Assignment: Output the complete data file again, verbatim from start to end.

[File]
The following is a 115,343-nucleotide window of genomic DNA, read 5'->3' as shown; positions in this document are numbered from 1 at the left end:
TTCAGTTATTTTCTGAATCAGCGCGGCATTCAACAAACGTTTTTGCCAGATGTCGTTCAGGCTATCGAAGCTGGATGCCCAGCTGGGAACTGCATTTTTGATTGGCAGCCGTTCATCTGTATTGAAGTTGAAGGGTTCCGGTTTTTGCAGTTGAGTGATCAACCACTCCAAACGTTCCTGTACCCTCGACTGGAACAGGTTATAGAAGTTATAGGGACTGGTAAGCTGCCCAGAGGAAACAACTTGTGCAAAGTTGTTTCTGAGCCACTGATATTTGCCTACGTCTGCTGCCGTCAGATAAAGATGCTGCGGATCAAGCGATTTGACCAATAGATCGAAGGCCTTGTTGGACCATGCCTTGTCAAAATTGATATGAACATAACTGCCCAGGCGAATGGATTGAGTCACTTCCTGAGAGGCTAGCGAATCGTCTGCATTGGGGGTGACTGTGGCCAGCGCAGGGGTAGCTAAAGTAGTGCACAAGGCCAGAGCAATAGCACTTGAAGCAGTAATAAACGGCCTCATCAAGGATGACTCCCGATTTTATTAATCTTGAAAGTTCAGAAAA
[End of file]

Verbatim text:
The following is a 115,343-nucleotide window of genomic DNA, read 5'->3' as shown; positions in this document are numbered from 1 at the left end:
TTCAGTTATTTTCTGAATCAGCGCGGCATTCAACAAACGTTTTTGCCAGATGTCGTTCAGGCTATCGAAGCTGGATGCCCAGCTGGGAACTGCATTTTTGATTGGCAGCCGTTCATCTGTATTGAAGTTGAAGGGTTCCGGTTTTTGCAGTTGAGTGATCAACCACTCCAAACGTTCCTGTACCCTCGACTGGAACAGGTTATAGAAGTTATAGGGACTGGTAAGCTGCCCAGAGGAAACAACTTGTGCAAAGTTGTTTCTGAGCCACTGATATTTGCCTACGTCTGCTGCCGTCAGATAAAGATGCTGCGGATCAAGCGATTTGACCAATAGATCGAAGGCCTTGTTGGACCATGCCTTGTCAAAATTGATATGAACATAACTGCCCAGGCGAATGGATTGAGTCACTTCCTGAGAGGCTAGCGAATCGTCTGCATTGGGGGTGACTGTGGCCAGCGCAGGGGTAGCTAAAGTAGTGCACAAGGCCAGAGCAATAGCACTTGAAGCAGTAATAAACGGCCTCATCAAGGATGACTCCCGATTTTATTAATCTTGAAAGTTCAGAAAA